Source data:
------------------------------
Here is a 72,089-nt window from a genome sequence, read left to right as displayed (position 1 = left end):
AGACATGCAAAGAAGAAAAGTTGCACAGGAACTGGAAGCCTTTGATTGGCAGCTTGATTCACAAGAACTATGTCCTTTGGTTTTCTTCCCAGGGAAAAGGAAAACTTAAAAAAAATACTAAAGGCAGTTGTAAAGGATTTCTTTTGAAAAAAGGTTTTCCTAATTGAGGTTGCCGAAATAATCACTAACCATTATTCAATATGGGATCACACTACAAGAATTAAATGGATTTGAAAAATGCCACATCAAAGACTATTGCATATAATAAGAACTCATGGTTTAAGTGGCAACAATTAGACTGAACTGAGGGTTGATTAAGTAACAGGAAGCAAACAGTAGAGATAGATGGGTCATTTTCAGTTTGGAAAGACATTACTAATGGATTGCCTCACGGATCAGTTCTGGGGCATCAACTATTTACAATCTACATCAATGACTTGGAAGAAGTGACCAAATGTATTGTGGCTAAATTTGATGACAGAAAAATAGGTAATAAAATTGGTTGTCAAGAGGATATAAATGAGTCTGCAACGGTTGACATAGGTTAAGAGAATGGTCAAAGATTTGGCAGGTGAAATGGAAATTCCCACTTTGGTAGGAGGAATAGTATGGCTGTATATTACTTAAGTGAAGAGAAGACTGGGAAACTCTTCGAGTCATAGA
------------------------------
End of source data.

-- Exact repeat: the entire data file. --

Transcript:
Here is a 72,089-nt window from a genome sequence, read left to right as displayed (position 1 = left end):
AGACATGCAAAGAAGAAAAGTTGCACAGGAACTGGAAGCCTTTGATTGGCAGCTTGATTCACAAGAACTATGTCCTTTGGTTTTCTTCCCAGGGAAAAGGAAAACTTAAAAAAAATACTAAAGGCAGTTGTAAAGGATTTCTTTTGAAAAAAGGTTTTCCTAATTGAGGTTGCCGAAATAATCACTAACCATTATTCAATATGGGATCACACTACAAGAATTAAATGGATTTGAAAAATGCCACATCAAAGACTATTGCATATAATAAGAACTCATGGTTTAAGTGGCAACAATTAGACTGAACTGAGGGTTGATTAAGTAACAGGAAGCAAACAGTAGAGATAGATGGGTCATTTTCAGTTTGGAAAGACATTACTAATGGATTGCCTCACGGATCAGTTCTGGGGCATCAACTATTTACAATCTACATCAATGACTTGGAAGAAGTGACCAAATGTATTGTGGCTAAATTTGATGACAGAAAAATAGGTAATAAAATTGGTTGTCAAGAGGATATAAATGAGTCTGCAACGGTTGACATAGGTTAAGAGAATGGTCAAAGATTTGGCAGGTGAAATGGAAATTCCCACTTTGGTAGGAGGAATAGTATGGCTGTATATTACTTAAGTGAAGAGAAGACTGGGAAACTCTTCGAGTCATAGA